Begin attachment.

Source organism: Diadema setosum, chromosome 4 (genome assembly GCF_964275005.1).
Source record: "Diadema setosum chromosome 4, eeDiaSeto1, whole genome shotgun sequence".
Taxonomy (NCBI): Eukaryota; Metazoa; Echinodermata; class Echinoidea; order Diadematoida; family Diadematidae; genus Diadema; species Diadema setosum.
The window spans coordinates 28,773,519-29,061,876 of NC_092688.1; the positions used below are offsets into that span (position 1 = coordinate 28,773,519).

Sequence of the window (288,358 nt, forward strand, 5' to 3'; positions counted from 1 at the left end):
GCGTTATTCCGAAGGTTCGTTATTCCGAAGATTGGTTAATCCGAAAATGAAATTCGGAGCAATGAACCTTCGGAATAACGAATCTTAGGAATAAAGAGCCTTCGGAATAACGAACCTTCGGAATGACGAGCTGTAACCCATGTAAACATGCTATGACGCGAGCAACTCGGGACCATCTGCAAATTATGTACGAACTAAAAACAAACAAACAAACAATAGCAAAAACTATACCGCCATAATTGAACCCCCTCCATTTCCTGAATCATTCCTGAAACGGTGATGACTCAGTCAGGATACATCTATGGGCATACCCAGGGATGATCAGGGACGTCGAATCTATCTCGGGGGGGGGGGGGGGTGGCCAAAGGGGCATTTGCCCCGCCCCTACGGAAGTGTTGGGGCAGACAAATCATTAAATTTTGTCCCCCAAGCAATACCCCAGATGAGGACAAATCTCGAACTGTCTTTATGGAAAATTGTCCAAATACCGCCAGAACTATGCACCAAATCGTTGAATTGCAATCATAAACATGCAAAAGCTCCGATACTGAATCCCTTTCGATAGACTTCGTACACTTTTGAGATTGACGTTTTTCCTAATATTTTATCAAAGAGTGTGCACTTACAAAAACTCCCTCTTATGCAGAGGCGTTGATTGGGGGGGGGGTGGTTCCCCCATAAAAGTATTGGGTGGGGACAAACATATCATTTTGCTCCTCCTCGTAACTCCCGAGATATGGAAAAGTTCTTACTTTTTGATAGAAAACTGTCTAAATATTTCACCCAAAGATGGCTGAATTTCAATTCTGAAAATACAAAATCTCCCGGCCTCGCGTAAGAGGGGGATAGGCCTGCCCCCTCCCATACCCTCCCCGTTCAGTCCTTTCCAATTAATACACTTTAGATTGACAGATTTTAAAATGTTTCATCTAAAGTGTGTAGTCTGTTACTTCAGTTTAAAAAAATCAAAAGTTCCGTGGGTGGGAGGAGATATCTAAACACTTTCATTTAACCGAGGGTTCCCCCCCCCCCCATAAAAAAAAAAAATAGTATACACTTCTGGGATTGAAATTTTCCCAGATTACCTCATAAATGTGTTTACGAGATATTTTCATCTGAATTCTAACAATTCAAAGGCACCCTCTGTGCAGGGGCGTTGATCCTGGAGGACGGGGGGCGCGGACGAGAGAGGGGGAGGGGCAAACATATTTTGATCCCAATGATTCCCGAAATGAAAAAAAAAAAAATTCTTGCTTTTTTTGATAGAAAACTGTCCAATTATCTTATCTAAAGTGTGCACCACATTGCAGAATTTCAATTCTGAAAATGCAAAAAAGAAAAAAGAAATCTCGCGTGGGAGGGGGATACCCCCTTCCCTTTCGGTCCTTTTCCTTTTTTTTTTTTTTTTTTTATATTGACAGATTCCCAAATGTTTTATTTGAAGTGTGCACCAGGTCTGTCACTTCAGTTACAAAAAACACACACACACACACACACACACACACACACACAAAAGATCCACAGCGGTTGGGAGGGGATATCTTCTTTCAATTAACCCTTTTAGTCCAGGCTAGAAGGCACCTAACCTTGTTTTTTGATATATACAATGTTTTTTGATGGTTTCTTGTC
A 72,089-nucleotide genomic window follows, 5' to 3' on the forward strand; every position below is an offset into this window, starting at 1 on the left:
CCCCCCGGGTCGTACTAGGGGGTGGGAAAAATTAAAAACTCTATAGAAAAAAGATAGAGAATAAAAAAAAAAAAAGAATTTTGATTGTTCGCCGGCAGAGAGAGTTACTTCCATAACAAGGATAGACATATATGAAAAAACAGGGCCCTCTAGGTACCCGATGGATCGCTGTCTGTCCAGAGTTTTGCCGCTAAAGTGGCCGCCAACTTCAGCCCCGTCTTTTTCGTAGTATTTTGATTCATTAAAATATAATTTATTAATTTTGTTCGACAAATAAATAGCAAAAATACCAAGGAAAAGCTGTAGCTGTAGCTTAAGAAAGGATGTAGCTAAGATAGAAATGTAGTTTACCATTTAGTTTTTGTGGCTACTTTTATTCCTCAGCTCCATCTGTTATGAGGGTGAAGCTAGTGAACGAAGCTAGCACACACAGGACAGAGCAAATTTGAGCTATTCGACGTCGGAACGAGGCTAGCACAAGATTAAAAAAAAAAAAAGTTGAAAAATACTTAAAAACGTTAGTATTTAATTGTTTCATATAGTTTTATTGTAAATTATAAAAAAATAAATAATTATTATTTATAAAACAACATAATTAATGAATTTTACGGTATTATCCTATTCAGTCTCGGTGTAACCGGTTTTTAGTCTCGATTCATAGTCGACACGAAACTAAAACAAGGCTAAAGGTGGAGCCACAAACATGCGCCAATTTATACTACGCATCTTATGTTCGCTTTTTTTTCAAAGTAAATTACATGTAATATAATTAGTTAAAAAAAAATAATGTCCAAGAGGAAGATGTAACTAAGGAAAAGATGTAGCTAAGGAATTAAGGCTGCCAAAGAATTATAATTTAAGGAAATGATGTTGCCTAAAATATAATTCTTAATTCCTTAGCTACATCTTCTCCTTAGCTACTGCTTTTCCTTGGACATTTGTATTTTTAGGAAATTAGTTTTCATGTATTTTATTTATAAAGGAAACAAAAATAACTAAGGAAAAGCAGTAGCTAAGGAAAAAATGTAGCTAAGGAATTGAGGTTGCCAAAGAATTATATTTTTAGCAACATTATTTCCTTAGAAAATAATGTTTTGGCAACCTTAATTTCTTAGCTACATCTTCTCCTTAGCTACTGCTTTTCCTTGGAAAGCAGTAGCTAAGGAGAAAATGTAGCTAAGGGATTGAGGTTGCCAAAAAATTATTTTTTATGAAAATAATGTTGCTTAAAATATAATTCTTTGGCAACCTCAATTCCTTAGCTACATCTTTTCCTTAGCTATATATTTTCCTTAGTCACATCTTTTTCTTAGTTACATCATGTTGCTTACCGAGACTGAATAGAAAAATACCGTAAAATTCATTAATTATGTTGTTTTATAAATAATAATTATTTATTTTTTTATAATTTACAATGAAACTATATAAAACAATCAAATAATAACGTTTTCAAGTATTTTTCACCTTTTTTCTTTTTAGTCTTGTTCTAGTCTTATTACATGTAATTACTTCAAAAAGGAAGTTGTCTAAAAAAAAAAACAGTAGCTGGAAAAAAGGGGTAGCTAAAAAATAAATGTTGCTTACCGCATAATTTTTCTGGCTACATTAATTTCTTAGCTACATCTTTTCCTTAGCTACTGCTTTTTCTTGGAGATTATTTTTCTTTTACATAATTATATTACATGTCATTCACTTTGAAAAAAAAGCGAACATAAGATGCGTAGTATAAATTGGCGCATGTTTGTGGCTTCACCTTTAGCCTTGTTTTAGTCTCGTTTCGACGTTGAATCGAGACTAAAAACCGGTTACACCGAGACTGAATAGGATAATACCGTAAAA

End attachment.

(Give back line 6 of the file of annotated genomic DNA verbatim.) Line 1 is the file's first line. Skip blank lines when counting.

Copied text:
GCGTTATTCCGAAGGTTCGTTATTCCGAAGATTGGTTAATCCGAAAATGAAATTCGGAGCAATGAACCTTCGGAATAACGAATCTTAGGAATAAAGAGCCTTCGGAATAACGAACCTTCGGAATGACGAGCTGTAACCCATGTAAACATGCTATGACGCGAGCAACTCGGGACCATCTGCAAATTATGTACGAACTAAAAACAAACAAACAAACAATAGCAAAAACTATACCGCCATAATTGAACCCCCTCCATTTCCTGAATCATTCCTGAAACGGTGATGACTCAGTCAGGATACATCTATGGGCATACCCAGGGATGATCAGGGACGTCGAATCTATCTCGGGGGGGGGGGGGGGTGGCCAAAGGGGCATTTGCCCCGCCCCTACGGAAGTGTTGGGGCAGACAAATCATTAAATTTTGTCCCCCAAGCAATACCCCAGATGAGGACAAATCTCGAACTGTCTTTATGGAAAATTGTCCAAATACCGCCAGAACTATGCACCAAATCGTTGAATTGCAATCATAAACATGCAAAAGCTCCGATACTGAATCCCTTTCGATAGACTTCGTACACTTTTGAGATTGACGTTTTTCCTAATATTTTATCAAAGAGTGTGCACTTACAAAAACTCCCTCTTATGCAGAGGCGTTGATTGGGGGGGGGGTGGTTCCCCCATAAAAGTATTGGGTGGGGACAAACATATCATTTTGCTCCTCCTCGTAACTCCCGAGATATGGAAAAGTTCTTACTTTTTGATAGAAAACTGTCTAAATATTTCACCCAAAGATGGCTGAATTTCAATTCTGAAAATACAAAATCTCCCGGCCTCGCGTAAGAGGGGGATAGGCCTGCCCCCTCCCATACCCTCCCCGTTCAGTCCTTTCCAATTAATACACTTTAGATTGACAGATTTTAAAATGTTTCATCTAAAGTGTGTAGTCTGTTACTTCAGTTTAAAAAAATCAAAAGTTCCGTGGGTGGGAGGAGATATCTAAACACTTTCATTTAACCGAGGGTTCCCCCCCCCCCCATAAAAAAAAAAAATAGTATACACTTCTGGGATTGAAATTTTCCCAGATTACCTCATAAATGTGTTTACGAGATATTTTCATCTGAATTCTAACAATTCAAAGGCACCCTCTGTGCAGGGGCGTTGATCCTGGAGGACGGGGGGCGCGGACGAGAGAGGGGGAGGGGCAAACATATTTTGATCCCAATGATTCCCGAAATGAAAAAAAAAAAAATTCTTGCTTTTTTTGATAGAAAACTGTCCAATTATCTTATCTAAAGTGTGCACCACATTGCAGAATTTCAATTCTGAAAATGCAAAAAAGAAAAAAGAAATCTCGCGTGGGAGGGGGATACCCCCTTCCCTTTCGGTCCTTTTCCTTTTTTTTTTTTTTTTTTTATATTGACAGATTCCCAAATGTTTTATTTGAAGTGTGCACCAGGTCTGTCACTTCAGTTACAAAAAACACACACACACACACACACACACACACACACACAAAAGATCCACAGCGGTTGGGAGGGGATATCTTCTTTCAATTAACCCTTTTAGTCCAGGCTAGAAGGCACCTAACCTTGTTTTTTGATATATACAATGTTTTTTGATGGTTTCTTGTC